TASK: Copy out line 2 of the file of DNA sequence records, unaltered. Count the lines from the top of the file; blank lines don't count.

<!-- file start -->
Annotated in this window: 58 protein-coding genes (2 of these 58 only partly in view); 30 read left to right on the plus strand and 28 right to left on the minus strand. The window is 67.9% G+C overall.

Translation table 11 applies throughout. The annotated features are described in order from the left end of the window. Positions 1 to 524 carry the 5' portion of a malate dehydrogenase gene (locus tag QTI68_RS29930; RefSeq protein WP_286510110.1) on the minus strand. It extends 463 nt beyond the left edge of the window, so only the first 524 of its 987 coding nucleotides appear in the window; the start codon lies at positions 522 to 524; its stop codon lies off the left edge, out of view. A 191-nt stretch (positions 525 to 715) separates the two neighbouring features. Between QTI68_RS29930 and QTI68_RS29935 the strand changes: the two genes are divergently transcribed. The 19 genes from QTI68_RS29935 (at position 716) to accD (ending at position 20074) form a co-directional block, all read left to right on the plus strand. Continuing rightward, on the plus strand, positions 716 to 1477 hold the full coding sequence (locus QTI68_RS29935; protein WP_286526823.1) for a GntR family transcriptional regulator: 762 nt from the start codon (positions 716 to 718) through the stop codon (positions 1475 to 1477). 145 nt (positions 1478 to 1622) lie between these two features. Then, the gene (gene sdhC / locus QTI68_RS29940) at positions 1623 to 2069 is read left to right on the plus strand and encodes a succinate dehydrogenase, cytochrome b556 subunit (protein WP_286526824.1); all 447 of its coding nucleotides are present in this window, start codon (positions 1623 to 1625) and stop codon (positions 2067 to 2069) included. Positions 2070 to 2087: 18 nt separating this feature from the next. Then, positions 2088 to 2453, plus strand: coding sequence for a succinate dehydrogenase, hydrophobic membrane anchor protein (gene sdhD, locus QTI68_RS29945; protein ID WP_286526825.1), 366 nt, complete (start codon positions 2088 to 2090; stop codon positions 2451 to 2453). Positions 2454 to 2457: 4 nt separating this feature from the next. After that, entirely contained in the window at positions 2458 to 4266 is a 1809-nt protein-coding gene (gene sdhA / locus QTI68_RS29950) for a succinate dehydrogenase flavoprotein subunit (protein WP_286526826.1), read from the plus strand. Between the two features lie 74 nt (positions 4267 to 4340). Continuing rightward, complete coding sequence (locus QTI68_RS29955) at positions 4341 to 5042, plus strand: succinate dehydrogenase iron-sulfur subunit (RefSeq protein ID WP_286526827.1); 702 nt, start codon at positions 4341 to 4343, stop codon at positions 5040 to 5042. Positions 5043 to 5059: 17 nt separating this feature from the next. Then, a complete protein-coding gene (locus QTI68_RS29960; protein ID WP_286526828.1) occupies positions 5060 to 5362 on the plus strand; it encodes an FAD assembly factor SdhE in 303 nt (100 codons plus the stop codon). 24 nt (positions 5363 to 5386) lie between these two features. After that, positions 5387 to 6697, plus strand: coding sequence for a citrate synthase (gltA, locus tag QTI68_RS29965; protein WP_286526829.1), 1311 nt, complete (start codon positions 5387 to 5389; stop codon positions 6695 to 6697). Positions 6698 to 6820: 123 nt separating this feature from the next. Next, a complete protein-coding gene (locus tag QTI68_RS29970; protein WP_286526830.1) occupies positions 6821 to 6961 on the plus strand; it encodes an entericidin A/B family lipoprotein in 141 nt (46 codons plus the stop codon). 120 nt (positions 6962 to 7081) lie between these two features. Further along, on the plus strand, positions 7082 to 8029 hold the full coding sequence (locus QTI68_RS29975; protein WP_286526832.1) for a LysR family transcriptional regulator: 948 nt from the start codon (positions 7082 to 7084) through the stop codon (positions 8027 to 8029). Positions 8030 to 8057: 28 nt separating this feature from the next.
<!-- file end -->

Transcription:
Translation table 11 applies throughout. The annotated features are described in order from the left end of the window. Positions 1 to 524 carry the 5' portion of a malate dehydrogenase gene (locus tag QTI68_RS29930; RefSeq protein WP_286510110.1) on the minus strand. It extends 463 nt beyond the left edge of the window, so only the first 524 of its 987 coding nucleotides appear in the window; the start codon lies at positions 522 to 524; its stop codon lies off the left edge, out of view. A 191-nt stretch (positions 525 to 715) separates the two neighbouring features. Between QTI68_RS29930 and QTI68_RS29935 the strand changes: the two genes are divergently transcribed. The 19 genes from QTI68_RS29935 (at position 716) to accD (ending at position 20074) form a co-directional block, all read left to right on the plus strand. Continuing rightward, on the plus strand, positions 716 to 1477 hold the full coding sequence (locus QTI68_RS29935; protein WP_286526823.1) for a GntR family transcriptional regulator: 762 nt from the start codon (positions 716 to 718) through the stop codon (positions 1475 to 1477). 145 nt (positions 1478 to 1622) lie between these two features. Then, the gene (gene sdhC / locus QTI68_RS29940) at positions 1623 to 2069 is read left to right on the plus strand and encodes a succinate dehydrogenase, cytochrome b556 subunit (protein WP_286526824.1); all 447 of its coding nucleotides are present in this window, start codon (positions 1623 to 1625) and stop codon (positions 2067 to 2069) included. Positions 2070 to 2087: 18 nt separating this feature from the next. Then, positions 2088 to 2453, plus strand: coding sequence for a succinate dehydrogenase, hydrophobic membrane anchor protein (gene sdhD, locus QTI68_RS29945; protein ID WP_286526825.1), 366 nt, complete (start codon positions 2088 to 2090; stop codon positions 2451 to 2453). Positions 2454 to 2457: 4 nt separating this feature from the next. After that, entirely contained in the window at positions 2458 to 4266 is a 1809-nt protein-coding gene (gene sdhA / locus QTI68_RS29950) for a succinate dehydrogenase flavoprotein subunit (protein WP_286526826.1), read from the plus strand. Between the two features lie 74 nt (positions 4267 to 4340). Continuing rightward, complete coding sequence (locus QTI68_RS29955) at positions 4341 to 5042, plus strand: succinate dehydrogenase iron-sulfur subunit (RefSeq protein ID WP_286526827.1); 702 nt, start codon at positions 4341 to 4343, stop codon at positions 5040 to 5042. Positions 5043 to 5059: 17 nt separating this feature from the next. Then, a complete protein-coding gene (locus QTI68_RS29960; protein ID WP_286526828.1) occupies positions 5060 to 5362 on the plus strand; it encodes an FAD assembly factor SdhE in 303 nt (100 codons plus the stop codon). 24 nt (positions 5363 to 5386) lie between these two features. After that, positions 5387 to 6697, plus strand: coding sequence for a citrate synthase (gltA, locus tag QTI68_RS29965; protein WP_286526829.1), 1311 nt, complete (start codon positions 5387 to 5389; stop codon positions 6695 to 6697). Positions 6698 to 6820: 123 nt separating this feature from the next. Next, a complete protein-coding gene (locus tag QTI68_RS29970; protein WP_286526830.1) occupies positions 6821 to 6961 on the plus strand; it encodes an entericidin A/B family lipoprotein in 141 nt (46 codons plus the stop codon). 120 nt (positions 6962 to 7081) lie between these two features. Further along, on the plus strand, positions 7082 to 8029 hold the full coding sequence (locus QTI68_RS29975; protein WP_286526832.1) for a LysR family transcriptional regulator: 948 nt from the start codon (positions 7082 to 7084) through the stop codon (positions 8027 to 8029). Positions 8030 to 8057: 28 nt separating this feature from the next.